I remember reading a column in Maximum Rock N Roll awhile back in which the author visited a local punk vinyl swap only to come across a copy of Bad Brains’ Pay To Cum 7” for sale at the hefty price of $40; I forget the rest of the article but that one particular detail just stood out to me at the time. A few months later I went to the local SF comic book extravaganza, WonderCon, and randomly ended up at the vinyl dealer’s booth. As I rummaged through the unmarked and wildly unorganized boxes full of records, a moment of clairvoyant discovery struck me as I laid my eyes upon a near-mint original press of the Dead Kennedy’s Fresh Fruit For Rotting Vegetables (a classic record not just by the standards of Bay Area punk rock, but punk rock on the whole). My moment of euphoria was quickly put to a screeching halt however once I veered upward to find a $55 dollar sticker placed in the right-hand corner. I could feel myself channeling the same frustration of the columnist, his words echoing in my head with a haunting chuckle in their passing. When these bands originally put out these records I knew there was no way they could of predicted them to be grossly overpriced on a secondary market and put on display as some sort pinnacle in collectability.
After surfing online I came across some like-minded individuals who felt the same way, and by using the accessibility and popularity of blogging have managed to create a community dedicated to freely sharing their love of music and undermining the prestige of pretentious record collectors and dealers alike. Similar to any blogging community, there are countless amounts of blogs about punk. The ones I’d like to share are few I felt post not only quality selections of music, but do so on a fairly consistent basis.
One of my personal favorites and a great starting point is Punk Not Profit, they post a good mix of hardcore, international, power-pop, and ’77-sound punk. I’ve gotten everything from the nearly impossible-to-find Egg Hunt record (Ian MacKaye and Jeff Nelson’s short-lived side project) to The Cramps discography, to a David Bowie/Iggy Pop 1977 live album I had never even knew existed. I Have A Brain In My Ass is another pretty solid blog, a collection of obscure and hard-to-find releases from predominately American punk bands; if you like them I would also recommend Last Days of Man on Earth, where you’ll probably find some more albums you’re bound to enjoy. Always Searching For Music has a good assortment of 7” and 12” EP vinyls definitely worth checking out as well. Finally, Punks on Postcards is a newer blog that’s had some choice picks as of late, and looks to be heading in a good direction.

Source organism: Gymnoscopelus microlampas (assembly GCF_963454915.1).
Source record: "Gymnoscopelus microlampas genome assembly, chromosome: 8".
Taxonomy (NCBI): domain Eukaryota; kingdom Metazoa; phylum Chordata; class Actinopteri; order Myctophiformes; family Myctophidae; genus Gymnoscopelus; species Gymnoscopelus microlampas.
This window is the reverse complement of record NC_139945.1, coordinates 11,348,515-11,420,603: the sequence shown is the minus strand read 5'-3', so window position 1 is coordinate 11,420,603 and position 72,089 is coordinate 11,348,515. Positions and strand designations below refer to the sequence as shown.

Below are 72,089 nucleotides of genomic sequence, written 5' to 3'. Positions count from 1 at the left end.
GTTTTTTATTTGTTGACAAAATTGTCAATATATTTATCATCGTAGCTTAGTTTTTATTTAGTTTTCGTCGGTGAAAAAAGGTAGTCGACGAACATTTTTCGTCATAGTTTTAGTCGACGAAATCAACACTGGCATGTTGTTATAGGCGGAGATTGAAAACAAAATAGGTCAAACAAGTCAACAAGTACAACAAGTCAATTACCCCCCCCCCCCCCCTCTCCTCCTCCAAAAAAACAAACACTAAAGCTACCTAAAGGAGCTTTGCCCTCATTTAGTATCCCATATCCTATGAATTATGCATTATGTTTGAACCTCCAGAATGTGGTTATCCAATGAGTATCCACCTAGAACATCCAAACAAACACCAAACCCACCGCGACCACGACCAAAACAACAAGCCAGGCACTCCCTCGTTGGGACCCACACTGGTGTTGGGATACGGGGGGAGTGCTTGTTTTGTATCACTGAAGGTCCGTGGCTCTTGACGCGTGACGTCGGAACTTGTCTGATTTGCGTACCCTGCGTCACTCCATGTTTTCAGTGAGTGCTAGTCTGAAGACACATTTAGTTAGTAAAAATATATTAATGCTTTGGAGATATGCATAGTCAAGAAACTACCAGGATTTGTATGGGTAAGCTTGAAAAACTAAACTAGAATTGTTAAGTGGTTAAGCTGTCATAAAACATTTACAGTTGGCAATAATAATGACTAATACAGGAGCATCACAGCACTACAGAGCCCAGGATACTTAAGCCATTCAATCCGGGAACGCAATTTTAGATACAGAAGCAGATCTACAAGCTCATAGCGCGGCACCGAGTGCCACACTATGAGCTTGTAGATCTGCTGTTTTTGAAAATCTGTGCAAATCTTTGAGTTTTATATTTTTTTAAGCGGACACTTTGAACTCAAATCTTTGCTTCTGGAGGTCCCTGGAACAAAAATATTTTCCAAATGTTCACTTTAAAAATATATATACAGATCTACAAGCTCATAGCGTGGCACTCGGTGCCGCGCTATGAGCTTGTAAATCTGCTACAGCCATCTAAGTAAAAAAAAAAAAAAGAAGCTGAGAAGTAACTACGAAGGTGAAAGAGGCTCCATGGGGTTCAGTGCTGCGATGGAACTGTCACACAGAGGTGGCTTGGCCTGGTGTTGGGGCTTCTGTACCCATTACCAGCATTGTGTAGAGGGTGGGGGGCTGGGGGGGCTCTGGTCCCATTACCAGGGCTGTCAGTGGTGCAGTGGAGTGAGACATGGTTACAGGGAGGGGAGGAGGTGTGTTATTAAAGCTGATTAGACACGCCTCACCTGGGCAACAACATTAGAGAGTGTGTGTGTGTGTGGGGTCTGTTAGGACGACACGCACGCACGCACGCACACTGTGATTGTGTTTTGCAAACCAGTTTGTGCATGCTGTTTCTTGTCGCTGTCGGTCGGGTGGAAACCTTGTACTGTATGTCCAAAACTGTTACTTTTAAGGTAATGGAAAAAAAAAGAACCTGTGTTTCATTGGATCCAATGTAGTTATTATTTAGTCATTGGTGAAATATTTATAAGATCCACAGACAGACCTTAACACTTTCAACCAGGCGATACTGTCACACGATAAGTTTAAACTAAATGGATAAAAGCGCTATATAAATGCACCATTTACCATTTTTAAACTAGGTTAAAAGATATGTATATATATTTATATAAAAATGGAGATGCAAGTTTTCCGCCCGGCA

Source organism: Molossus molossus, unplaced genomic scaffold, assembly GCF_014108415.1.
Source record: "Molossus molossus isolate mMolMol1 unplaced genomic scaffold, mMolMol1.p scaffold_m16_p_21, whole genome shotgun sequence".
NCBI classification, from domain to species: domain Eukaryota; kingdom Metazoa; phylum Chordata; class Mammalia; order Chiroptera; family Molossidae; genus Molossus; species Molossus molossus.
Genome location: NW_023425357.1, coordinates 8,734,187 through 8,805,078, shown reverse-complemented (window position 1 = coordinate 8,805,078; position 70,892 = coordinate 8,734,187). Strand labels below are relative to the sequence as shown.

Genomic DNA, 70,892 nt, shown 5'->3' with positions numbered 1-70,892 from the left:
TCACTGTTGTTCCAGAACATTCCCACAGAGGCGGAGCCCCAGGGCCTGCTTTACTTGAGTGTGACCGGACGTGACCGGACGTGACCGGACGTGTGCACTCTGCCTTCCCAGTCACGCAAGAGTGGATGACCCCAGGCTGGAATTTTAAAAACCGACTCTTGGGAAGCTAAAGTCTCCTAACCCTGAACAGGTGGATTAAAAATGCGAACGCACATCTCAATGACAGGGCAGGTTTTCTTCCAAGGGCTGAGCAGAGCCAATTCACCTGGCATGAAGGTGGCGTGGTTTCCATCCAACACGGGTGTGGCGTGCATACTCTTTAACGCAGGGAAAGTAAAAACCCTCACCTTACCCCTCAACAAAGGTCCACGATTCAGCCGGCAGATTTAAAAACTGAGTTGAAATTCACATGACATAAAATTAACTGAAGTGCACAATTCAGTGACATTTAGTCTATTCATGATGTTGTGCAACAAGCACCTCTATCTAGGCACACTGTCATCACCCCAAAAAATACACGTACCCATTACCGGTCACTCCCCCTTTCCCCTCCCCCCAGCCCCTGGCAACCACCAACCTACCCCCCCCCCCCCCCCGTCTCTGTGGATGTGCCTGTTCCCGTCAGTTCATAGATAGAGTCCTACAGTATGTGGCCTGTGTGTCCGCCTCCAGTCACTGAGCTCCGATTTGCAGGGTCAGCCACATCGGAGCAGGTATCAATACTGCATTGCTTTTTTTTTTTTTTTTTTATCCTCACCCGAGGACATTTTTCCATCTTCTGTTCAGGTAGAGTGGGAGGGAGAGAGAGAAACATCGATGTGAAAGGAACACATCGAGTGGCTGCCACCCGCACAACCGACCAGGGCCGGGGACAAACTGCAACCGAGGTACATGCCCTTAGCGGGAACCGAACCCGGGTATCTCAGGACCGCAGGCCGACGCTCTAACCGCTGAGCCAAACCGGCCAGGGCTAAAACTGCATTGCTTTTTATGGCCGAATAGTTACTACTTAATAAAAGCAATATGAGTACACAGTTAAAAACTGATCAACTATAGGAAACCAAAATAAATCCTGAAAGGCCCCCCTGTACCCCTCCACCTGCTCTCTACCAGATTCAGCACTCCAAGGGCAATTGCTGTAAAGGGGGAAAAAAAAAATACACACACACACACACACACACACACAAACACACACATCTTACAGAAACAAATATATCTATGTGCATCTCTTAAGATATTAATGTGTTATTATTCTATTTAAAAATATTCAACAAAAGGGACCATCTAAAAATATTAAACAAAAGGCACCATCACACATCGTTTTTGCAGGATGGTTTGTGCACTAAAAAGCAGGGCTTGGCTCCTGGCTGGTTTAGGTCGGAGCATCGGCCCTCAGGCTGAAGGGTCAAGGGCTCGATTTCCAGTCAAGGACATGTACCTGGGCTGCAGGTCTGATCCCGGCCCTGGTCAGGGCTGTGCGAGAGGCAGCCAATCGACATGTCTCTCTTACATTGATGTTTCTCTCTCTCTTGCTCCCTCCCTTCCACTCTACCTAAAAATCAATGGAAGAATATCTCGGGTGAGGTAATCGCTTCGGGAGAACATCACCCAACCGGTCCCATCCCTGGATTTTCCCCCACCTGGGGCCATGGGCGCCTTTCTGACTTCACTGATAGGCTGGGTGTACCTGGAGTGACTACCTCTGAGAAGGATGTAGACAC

If you’re more into hardcore there’s also a HUGE community for that as well. A blog I’ve found that usually chooses some good stuff is Out of Print Punk, which posts some great hardcore (and occasional metal) by some classic and lesser known 80’s and early 90’s bands. Some of my favorite downloads from there have been Jawbreaker’s Busy 7” and The Dwarves’ She’s Dead single b/w Fuckhead. System//Sabotage//Chaos is another really great hardcore blog that has some of the most obscure bands you’ve never heard of, but nonetheless spotlights some first-rate records. You should also check out Blogged & Quartered, where you can find some super-rare live recordings and compilations by groups like Gorilla Biscuits, Negative Trend, and Damage, in addition to tons of other unknown regional bands.
It was refreshing to come across some blogs that focused on power-pop, new-wave, and UK groups too. Some of the bands you’ll find on Power-Pop Criminals range from Captain Sensible to The Flamin’ Grooves to The Plimsouls. In addition, Shotgun Solution features a genuinely diverse catalog of records on their webpage, even posting a few garage and proto-punk bands every once in a while. Of course I have to mention Short Sharp Kick in the Teeth, a haven for any pop-punk or new-wave group who put out 7” between ’77-’84. And lastly, The Post Punk Progressive Pop Party, which does a good job of loosely encompassing the sounds and styles of the above sites on their own blog.
In addition to all the subgenres and types of music I’ve listed, there is also a number of blogs that cater to certain niches within the world of punk fandom. Not surprisingly, there is a vast community of international punk blogs available. One of my favorites is Crucified For Your Sins, and despite being completely in Spanish, they post not only some excellent Latin American punk but Euro and even some US too. Cosmic Hearse usually falls in more in line with German, Swedish, and UK punk groups that have a slight metal-tinge to their work, and I believe the guy who runs it is from the Bay Area. Moving back to more specialty blogs, The Blasting Concept is devoted only to releases put out on the legendary SST records, the label created by Black Flag founder Greg Ginn, and you’ll undoubtedly find something new there. Finally, there’s Symphony of Ghosts, which is a great place to find live bootlegs, demos, and peel session albums, and as of late has been doing discography spotlights on bands like At The Drive-In and Die Kreuzen.
In my opinion the internet is the ultimate forum for punk music. While shows, record shops, and distros are unquestionably the foundation of the punk scene, they do have their limitations. Furthermore, what about all the great bands that have come out in the past that are destined to be forgotten once their original fanbase has moved on? That’s where blogs and sites like these come into play. These digital communities aren’t here to replace the traditional means of spreading music, but rather to act as supplements to it, giving that little nod or bit of recognition to bands that have fallen by the wayside or simply out of the current consciousness. This is how punk music was always meant to be shared—-with passion, dedication, and most importantly, without a price tag.